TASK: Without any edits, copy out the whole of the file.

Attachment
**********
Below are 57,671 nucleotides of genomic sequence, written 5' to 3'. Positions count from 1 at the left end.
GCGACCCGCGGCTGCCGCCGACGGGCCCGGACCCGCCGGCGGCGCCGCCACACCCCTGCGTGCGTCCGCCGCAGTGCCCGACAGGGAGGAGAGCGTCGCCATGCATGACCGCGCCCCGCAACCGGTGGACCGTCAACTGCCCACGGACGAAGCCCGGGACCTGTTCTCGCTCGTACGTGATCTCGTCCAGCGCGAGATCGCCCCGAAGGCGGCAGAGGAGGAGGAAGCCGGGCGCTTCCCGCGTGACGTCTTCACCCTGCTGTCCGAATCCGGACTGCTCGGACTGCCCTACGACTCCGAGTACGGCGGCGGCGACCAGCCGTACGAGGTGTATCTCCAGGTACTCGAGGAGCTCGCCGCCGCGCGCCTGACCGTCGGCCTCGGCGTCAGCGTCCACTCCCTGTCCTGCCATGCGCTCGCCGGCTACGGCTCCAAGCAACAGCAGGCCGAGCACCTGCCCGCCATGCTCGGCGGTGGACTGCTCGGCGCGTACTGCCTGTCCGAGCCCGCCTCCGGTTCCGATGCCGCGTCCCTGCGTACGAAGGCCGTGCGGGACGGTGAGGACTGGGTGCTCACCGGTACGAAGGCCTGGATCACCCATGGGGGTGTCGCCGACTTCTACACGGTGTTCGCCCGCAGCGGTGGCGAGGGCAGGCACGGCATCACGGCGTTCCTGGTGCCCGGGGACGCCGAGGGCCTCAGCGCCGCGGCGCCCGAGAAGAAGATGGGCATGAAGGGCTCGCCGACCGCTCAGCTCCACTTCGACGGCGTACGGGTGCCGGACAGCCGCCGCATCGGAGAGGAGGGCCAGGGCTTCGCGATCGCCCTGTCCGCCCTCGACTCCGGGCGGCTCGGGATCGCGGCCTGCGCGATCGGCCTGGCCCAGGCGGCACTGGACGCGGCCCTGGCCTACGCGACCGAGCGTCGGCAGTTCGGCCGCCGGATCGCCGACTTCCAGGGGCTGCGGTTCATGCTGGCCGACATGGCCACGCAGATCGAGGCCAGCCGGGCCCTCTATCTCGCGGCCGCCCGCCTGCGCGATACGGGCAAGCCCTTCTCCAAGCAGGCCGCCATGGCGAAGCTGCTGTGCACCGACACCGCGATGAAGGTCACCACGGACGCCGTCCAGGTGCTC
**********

Below are 57,671 nucleotides of genomic sequence, written 5' to 3'. Positions count from 1 at the left end.
GCGACCCGCGGCTGCCGCCGACGGGCCCGGACCCGCCGGCGGCGCCGCCACACCCCTGCGTGCGTCCGCCGCAGTGCCCGACAGGGAGGAGAGCGTCGCCATGCATGACCGCGCCCCGCAACCGGTGGACCGTCAACTGCCCACGGACGAAGCCCGGGACCTGTTCTCGCTCGTACGTGATCTCGTCCAGCGCGAGATCGCCCCGAAGGCGGCAGAGGAGGAGGAAGCCGGGCGCTTCCCGCGTGACGTCTTCACCCTGCTGTCCGAATCCGGACTGCTCGGACTGCCCTACGACTCCGAGTACGGCGGCGGCGACCAGCCGTACGAGGTGTATCTCCAGGTACTCGAGGAGCTCGCCGCCGCGCGCCTGACCGTCGGCCTCGGCGTCAGCGTCCACTCCCTGTCCTGCCATGCGCTCGCCGGCTACGGCTCCAAGCAACAGCAGGCCGAGCACCTGCCCGCCATGCTCGGCGGTGGACTGCTCGGCGCGTACTGCCTGTCCGAGCCCGCCTCCGGTTCCGATGCCGCGTCCCTGCGTACGAAGGCCGTGCGGGACGGTGAGGACTGGGTGCTCACCGGTACGAAGGCCTGGATCACCCATGGGGGTGTCGCCGACTTCTACACGGTGTTCGCCCGCAGCGGTGGCGAGGGCAGGCACGGCATCACGGCGTTCCTGGTGCCCGGGGACGCCGAGGGCCTCAGCGCCGCGGCGCCCGAGAAGAAGATGGGCATGAAGGGCTCGCCGACCGCTCAGCTCCACTTCGACGGCGTACGGGTGCCGGACAGCCGCCGCATCGGAGAGGAGGGCCAGGGCTTCGCGATCGCCCTGTCCGCCCTCGACTCCGGGCGGCTCGGGATCGCGGCCTGCGCGATCGGCCTGGCCCAGGCGGCACTGGACGCGGCCCTGGCCTACGCGACCGAGCGTCGGCAGTTCGGCCGCCGGATCGCCGACTTCCAGGGGCTGCGGTTCATGCTGGCCGACATGGCCACGCAGATCGAGGCCAGCCGGGCCCTCTATCTCGCGGCCGCCCGCCTGCGCGATACGGGCAAGCCCTTCTCCAAGCAGGCCGCCATGGCGAAGCTGCTGTGCACCGACACCGCGATGAAGGTCACCACGGACGCCGTCCAGGTGCTC